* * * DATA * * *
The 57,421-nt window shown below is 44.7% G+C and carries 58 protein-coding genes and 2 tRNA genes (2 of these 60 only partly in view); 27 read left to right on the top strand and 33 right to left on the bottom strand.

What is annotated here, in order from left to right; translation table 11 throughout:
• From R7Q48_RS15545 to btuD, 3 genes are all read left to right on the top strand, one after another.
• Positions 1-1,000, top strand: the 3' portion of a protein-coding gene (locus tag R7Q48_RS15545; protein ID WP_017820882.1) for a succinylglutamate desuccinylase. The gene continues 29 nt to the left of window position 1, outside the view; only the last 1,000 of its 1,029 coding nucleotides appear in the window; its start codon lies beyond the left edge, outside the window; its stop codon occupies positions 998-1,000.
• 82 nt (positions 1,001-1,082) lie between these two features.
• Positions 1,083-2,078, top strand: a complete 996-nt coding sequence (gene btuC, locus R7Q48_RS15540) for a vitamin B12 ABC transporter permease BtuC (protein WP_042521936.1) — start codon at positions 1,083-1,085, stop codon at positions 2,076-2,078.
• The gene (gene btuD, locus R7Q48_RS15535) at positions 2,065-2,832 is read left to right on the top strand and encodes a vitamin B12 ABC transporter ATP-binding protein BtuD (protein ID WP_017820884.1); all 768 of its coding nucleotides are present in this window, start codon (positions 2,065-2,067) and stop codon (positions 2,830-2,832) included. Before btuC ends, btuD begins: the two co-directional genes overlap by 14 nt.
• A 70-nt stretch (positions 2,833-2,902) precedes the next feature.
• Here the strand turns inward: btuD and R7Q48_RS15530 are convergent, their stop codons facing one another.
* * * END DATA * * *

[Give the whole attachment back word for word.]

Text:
The 57,421-nt window shown below is 44.7% G+C and carries 58 protein-coding genes and 2 tRNA genes (2 of these 60 only partly in view); 27 read left to right on the top strand and 33 right to left on the bottom strand.

What is annotated here, in order from left to right; translation table 11 throughout:
• From R7Q48_RS15545 to btuD, 3 genes are all read left to right on the top strand, one after another.
• Positions 1-1,000, top strand: the 3' portion of a protein-coding gene (locus tag R7Q48_RS15545; protein ID WP_017820882.1) for a succinylglutamate desuccinylase. The gene continues 29 nt to the left of window position 1, outside the view; only the last 1,000 of its 1,029 coding nucleotides appear in the window; its start codon lies beyond the left edge, outside the window; its stop codon occupies positions 998-1,000.
• 82 nt (positions 1,001-1,082) lie between these two features.
• Positions 1,083-2,078, top strand: a complete 996-nt coding sequence (gene btuC, locus R7Q48_RS15540) for a vitamin B12 ABC transporter permease BtuC (protein WP_042521936.1) — start codon at positions 1,083-1,085, stop codon at positions 2,076-2,078.
• The gene (gene btuD, locus R7Q48_RS15535) at positions 2,065-2,832 is read left to right on the top strand and encodes a vitamin B12 ABC transporter ATP-binding protein BtuD (protein ID WP_017820884.1); all 768 of its coding nucleotides are present in this window, start codon (positions 2,065-2,067) and stop codon (positions 2,830-2,832) included. Before btuC ends, btuD begins: the two co-directional genes overlap by 14 nt.
• A 70-nt stretch (positions 2,833-2,902) precedes the next feature.
• Here the strand turns inward: btuD and R7Q48_RS15530 are convergent, their stop codons facing one another.